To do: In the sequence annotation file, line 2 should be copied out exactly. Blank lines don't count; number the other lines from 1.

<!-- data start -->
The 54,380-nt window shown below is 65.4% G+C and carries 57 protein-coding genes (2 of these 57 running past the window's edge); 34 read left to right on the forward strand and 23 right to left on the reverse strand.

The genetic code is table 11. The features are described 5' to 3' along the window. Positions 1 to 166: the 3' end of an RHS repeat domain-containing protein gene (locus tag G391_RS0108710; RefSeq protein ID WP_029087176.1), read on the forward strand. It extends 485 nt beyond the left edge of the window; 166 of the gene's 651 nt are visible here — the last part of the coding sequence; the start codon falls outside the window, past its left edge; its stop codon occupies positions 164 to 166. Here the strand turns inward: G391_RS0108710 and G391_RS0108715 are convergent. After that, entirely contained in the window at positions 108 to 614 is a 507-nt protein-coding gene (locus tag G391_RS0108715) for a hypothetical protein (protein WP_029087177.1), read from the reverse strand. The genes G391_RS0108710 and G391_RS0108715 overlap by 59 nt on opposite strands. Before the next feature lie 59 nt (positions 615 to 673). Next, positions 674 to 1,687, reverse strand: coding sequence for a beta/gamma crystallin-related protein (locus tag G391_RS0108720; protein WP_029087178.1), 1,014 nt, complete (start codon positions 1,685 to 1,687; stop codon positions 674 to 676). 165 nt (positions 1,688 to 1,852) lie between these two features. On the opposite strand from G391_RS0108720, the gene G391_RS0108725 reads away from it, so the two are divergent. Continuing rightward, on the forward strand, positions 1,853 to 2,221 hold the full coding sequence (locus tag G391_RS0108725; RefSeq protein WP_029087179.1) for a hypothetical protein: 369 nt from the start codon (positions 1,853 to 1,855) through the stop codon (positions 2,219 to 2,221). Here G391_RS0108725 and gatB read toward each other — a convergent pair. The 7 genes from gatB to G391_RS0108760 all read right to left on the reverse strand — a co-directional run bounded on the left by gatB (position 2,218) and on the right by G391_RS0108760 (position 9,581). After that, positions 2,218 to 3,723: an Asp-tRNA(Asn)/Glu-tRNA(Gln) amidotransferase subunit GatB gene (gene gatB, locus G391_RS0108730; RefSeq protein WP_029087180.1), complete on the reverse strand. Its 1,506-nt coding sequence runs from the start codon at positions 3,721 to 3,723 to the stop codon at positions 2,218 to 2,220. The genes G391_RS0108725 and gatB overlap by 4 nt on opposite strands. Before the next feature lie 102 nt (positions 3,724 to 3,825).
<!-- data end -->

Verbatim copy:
The genetic code is table 11. The features are described 5' to 3' along the window. Positions 1 to 166: the 3' end of an RHS repeat domain-containing protein gene (locus tag G391_RS0108710; RefSeq protein ID WP_029087176.1), read on the forward strand. It extends 485 nt beyond the left edge of the window; 166 of the gene's 651 nt are visible here — the last part of the coding sequence; the start codon falls outside the window, past its left edge; its stop codon occupies positions 164 to 166. Here the strand turns inward: G391_RS0108710 and G391_RS0108715 are convergent. After that, entirely contained in the window at positions 108 to 614 is a 507-nt protein-coding gene (locus tag G391_RS0108715) for a hypothetical protein (protein WP_029087177.1), read from the reverse strand. The genes G391_RS0108710 and G391_RS0108715 overlap by 59 nt on opposite strands. Before the next feature lie 59 nt (positions 615 to 673). Next, positions 674 to 1,687, reverse strand: coding sequence for a beta/gamma crystallin-related protein (locus tag G391_RS0108720; protein WP_029087178.1), 1,014 nt, complete (start codon positions 1,685 to 1,687; stop codon positions 674 to 676). 165 nt (positions 1,688 to 1,852) lie between these two features. On the opposite strand from G391_RS0108720, the gene G391_RS0108725 reads away from it, so the two are divergent. Continuing rightward, on the forward strand, positions 1,853 to 2,221 hold the full coding sequence (locus tag G391_RS0108725; RefSeq protein WP_029087179.1) for a hypothetical protein: 369 nt from the start codon (positions 1,853 to 1,855) through the stop codon (positions 2,219 to 2,221). Here G391_RS0108725 and gatB read toward each other — a convergent pair. The 7 genes from gatB to G391_RS0108760 all read right to left on the reverse strand — a co-directional run bounded on the left by gatB (position 2,218) and on the right by G391_RS0108760 (position 9,581). After that, positions 2,218 to 3,723: an Asp-tRNA(Asn)/Glu-tRNA(Gln) amidotransferase subunit GatB gene (gene gatB, locus G391_RS0108730; RefSeq protein WP_029087180.1), complete on the reverse strand. Its 1,506-nt coding sequence runs from the start codon at positions 3,721 to 3,723 to the stop codon at positions 2,218 to 2,220. The genes G391_RS0108725 and gatB overlap by 4 nt on opposite strands. Before the next feature lie 102 nt (positions 3,724 to 3,825).